(iv) Undeterred, the women of the village reached the forest quickly and clasped the tree trunks thus preventing the workers from felling the trees. The contractor had to withdraw.

(v) The Chipko movement quickly spread and forced the government to rethink their priorities in the use of forest produce.

6. An Example of People’s Participation in the Management of Forests –

(i) In 1972, the West Bengal Forest Department recognised its failures in reviving the degraded Sal forests in the southwestern districts of the state.

(ii) Thereafter, Department involved villagers in the protection of 1,272 hectares of badly degraded sal forest. In return for help in protection, villagers were given employment in both silviculture and harvesting operations, 25 per cent of the final harvest, and allowed fuelwood and fodder collection on payment of a nominal fee.

(iii) With the active and willing participation of villagers the sal forests of Arabari underwent a remarkable recovery.


1. Irrigation methods like dams, tanks and canals have been used in various parts of India since ancient times.

2. Of the fresh water, available there are three main sources.

(i) First one is rainwater (or precipitation).

(ii) Second source is surface water; there are 14 major river systems such as Ganga, Brahmaputra, Godavari, Krishna, and Cauvery.

(iii) Third is groundwater or underground aquifers which is the water that percolates down the surface soil into pore spaces of rocks.

3. It is evident that human intervention can change the availability of water in various regions; it can also lead to pollution of water sources.

4. Dams – Large dams can ensure the storage of adequate water not just for irrigation, but also for generating electricity. Canal systems leading from these dams can transfer large amounts of water great distances. For example, the Indira Gandhi Canal has brought greenery to considerable areas of Rajasthan.

5. Criticisms about large dams address three problems in particular –

(i) Social problems because they displace large number of peasants and tribals without adequate compensation or rehabilitation,

(ii) Economic problems because they swallow up huge amounts of public money without the generation of proportionate benefits,

(iii) Environmental problems because they contribute enormously to deforestation and the loss of biological diversity.

6. Water HarvestingWatershed management emphasizes scientific soil and water conservation to increase the biomass production. The aim is to develop primary resources of land and water, to produce secondary resources of plants and animals for use in a manner which will not cause ecological imbalance.

7. Watershed management not only (i) increases the production and income of the watershed community, but also (ii) mitigates droughts and floods and increases the life of the downstream dam and reservoirs.

8. Water harvesting is an age-old concept in India. Some of the ancient water harvesting, including water conveyance, structures still in use today are: –

(i) Khadins, Tanks and Nadis in Rajasthan,
(ii) Bandharas and Tals in Maharashtra,
(iii) Bundhis in Madhya Pradesh and Uttar Pradesh,
(iv) Ahars and Pynes in Bihar,
(v) Kulhs in Himachal Pradesh,
(vi) Ponds in the Kandi belt of Jammu region, and
(vii) Eris (tanks) in Tamil Nadu,
(viii) Surangams in Kerala, and
(ix) Kattas in Karnataka

9. In level terrain, the water harvesting structures are mainly crescent-shaped earthen embankments or low, straight concrete-and rubble “check dams”. Their main purpose is to recharge the groundwater beneath. The advantages of groundwater are:-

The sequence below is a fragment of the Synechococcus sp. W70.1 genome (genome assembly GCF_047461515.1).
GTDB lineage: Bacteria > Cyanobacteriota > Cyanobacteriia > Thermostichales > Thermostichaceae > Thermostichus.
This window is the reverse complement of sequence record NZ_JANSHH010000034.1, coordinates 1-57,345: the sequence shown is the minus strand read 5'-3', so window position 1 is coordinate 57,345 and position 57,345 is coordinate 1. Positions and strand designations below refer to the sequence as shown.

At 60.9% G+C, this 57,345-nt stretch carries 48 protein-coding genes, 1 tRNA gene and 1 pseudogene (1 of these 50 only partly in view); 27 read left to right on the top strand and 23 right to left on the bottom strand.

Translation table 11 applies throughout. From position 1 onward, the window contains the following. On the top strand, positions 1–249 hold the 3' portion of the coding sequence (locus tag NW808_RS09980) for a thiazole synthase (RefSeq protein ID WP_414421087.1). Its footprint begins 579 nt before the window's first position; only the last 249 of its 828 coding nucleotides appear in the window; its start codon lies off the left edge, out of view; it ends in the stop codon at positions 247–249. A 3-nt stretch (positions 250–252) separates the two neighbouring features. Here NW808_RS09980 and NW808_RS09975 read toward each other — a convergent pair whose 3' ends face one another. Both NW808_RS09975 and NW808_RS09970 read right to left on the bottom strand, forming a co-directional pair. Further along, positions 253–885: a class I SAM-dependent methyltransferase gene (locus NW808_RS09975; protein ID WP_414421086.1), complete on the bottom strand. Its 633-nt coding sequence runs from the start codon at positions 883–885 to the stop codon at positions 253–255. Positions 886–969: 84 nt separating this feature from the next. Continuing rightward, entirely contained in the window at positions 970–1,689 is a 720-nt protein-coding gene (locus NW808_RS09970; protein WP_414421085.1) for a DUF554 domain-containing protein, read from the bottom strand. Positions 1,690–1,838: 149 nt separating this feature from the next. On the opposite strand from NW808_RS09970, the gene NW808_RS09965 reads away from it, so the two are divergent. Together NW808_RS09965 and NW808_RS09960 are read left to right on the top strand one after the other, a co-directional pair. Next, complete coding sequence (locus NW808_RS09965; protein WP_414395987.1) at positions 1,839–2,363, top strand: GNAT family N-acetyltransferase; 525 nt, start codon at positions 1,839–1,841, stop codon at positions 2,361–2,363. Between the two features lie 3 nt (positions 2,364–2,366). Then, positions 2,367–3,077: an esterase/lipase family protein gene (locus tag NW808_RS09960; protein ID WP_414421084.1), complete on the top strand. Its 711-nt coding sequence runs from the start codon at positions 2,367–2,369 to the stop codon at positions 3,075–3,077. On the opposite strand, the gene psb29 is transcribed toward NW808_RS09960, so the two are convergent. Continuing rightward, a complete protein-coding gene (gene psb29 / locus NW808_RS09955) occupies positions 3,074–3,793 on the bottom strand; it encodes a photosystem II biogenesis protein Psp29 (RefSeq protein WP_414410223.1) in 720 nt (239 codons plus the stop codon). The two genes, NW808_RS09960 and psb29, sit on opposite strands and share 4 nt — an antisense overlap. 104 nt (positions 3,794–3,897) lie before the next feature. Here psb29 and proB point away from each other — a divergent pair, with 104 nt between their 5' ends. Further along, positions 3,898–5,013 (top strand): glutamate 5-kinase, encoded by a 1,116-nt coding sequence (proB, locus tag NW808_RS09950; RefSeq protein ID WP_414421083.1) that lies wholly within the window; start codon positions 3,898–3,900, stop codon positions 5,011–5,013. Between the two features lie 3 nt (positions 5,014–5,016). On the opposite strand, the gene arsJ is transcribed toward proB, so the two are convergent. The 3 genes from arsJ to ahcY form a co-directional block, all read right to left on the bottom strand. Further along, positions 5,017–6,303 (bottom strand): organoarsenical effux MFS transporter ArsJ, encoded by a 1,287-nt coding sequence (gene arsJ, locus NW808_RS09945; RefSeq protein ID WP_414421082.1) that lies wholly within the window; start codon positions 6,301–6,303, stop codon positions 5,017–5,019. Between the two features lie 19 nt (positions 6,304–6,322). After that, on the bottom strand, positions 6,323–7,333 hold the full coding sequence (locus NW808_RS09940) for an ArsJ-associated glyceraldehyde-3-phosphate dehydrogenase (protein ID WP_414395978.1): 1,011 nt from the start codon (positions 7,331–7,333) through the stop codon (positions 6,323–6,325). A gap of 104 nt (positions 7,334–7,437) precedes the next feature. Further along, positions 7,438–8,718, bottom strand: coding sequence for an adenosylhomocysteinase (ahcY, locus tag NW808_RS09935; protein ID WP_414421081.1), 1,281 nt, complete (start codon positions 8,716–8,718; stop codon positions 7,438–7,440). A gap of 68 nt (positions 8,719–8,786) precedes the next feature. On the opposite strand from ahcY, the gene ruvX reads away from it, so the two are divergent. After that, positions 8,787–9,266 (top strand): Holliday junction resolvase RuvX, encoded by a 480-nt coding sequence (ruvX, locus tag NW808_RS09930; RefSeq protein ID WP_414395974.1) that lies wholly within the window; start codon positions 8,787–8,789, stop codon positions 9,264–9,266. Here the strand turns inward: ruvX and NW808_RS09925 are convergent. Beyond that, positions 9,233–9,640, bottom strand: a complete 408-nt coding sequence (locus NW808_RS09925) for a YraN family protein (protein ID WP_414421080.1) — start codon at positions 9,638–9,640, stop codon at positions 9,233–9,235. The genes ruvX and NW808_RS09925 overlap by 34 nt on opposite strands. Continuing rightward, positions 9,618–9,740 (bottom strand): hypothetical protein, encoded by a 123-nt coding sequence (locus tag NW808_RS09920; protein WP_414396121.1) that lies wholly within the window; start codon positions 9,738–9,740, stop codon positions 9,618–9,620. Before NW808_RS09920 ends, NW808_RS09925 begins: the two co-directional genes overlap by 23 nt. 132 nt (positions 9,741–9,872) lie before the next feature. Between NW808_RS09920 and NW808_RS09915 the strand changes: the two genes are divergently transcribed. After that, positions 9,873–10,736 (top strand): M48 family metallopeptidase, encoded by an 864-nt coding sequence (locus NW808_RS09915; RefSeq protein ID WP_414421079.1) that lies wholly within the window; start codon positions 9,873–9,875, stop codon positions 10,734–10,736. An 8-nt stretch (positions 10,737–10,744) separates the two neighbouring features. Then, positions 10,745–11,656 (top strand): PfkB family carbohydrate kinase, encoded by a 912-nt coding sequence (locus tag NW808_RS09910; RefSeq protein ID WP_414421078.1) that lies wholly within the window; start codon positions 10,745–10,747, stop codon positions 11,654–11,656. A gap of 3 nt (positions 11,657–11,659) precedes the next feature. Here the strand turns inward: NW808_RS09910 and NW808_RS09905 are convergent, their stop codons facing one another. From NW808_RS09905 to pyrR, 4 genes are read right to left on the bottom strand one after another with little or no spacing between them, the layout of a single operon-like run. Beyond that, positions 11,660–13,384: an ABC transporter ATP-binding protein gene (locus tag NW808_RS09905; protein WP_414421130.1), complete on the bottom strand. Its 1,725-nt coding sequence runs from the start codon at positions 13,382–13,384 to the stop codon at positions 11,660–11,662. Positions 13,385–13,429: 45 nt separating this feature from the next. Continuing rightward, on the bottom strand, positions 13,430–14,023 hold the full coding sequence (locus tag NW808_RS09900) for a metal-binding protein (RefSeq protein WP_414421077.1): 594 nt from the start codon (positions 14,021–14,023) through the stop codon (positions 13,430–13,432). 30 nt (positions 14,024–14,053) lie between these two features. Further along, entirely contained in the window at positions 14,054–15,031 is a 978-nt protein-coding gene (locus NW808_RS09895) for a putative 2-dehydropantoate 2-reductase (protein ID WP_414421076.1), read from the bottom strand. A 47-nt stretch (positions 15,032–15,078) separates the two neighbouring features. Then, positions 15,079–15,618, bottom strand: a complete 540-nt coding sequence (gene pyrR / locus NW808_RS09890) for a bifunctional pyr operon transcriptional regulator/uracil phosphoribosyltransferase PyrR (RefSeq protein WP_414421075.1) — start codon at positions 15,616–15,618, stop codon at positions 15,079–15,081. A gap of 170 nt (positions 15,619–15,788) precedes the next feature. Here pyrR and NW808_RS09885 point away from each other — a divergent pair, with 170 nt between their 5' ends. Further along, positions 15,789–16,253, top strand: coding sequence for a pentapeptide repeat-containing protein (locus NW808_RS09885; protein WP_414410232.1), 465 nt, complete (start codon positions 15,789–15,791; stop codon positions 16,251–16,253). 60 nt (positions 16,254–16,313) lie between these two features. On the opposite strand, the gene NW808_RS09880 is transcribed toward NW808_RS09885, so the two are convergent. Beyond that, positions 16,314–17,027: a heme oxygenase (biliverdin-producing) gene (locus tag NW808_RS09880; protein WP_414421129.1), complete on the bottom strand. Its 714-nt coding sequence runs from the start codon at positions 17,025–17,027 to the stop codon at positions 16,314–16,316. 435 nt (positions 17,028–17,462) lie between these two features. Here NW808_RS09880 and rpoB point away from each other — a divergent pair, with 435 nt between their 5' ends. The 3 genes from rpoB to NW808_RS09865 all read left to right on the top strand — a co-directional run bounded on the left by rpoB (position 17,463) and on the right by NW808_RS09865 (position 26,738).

(i) It does not evaporate, but spreads out to recharge wells and provides moisture for vegetation over a wide area.

(ii) It does not provide breeding grounds for mosquitoes like stagnant water collected in ponds or artificial lakes. The ground-water is also relatively protected from contamination by human and animal waste.

10. In conclusion: –

(i) the management of water resources of a country does require government interventions like the national river commission under which the Ganga action plan I and II and major irrigation projects are managed.

(ii) utilize the local people and resources for water regeneration and harvesting.


1. Fossil fuels are coal and petroleum

2. Coal and petroleum were formed from the degradation of bio-mass millions of years ago. Both have an organic origin and are called hydrocarbon fuels.

3. Coal was formed in nature as a solid from the remains of the trees buried deep inside the earth, some 500 million years ago.

4. Petroleum also occurs deep inside the earth’s crust, as a liquid, and is formed by the bacterial decomposition of marine plant and animal matter and prehistoric forests in the absence of air buried at the bottom of the seas. Petroleum is often referred to as liquid gold, due to its importance as a fuel in transportation (Petrol, Diesel, kerosene, gas oil, fuel oil).

5. Fossil fuels, like, coal, lignite, petroleum and natural gas are non-renewable natural resources.

6. Since coal and petroleum have been formed from biomass, in addition to carbon, these contain hydrogen, nitrogen, and sulphur.

7. When these are burnt, the products are carbon dioxide, water, oxides of nitrogen and oxides of sulphur. When combustion takes place in insufficient air (oxygen), then carbon monoxide is formed instead of carbon dioxide.

8. Of these products, the oxides of sulphur and nitrogen and carbon monoxide are poisonous at high concentrations and carbon dioxide is a greenhouse gas leading to intense global warming.

9. Conservation and managing of these resources are to: –

(i) substitute existing technologies so that hydrocarbon fuels are more efficiently used or used less.
(ii) is to affect the policy of finding non-conventional and renewable energy sources.

10. Some simple environment-friendliness steps would be: –

(i) Taking a bus, using your personal vehicle or walking/ cycling.
(ii) Using bulbs or fluorescent tubes in your homes.
(iii) Using the lift or taking the stairs.
(iv) Wearing an extra sweater or using a heating device (heater or ‘sigri’) on cold days.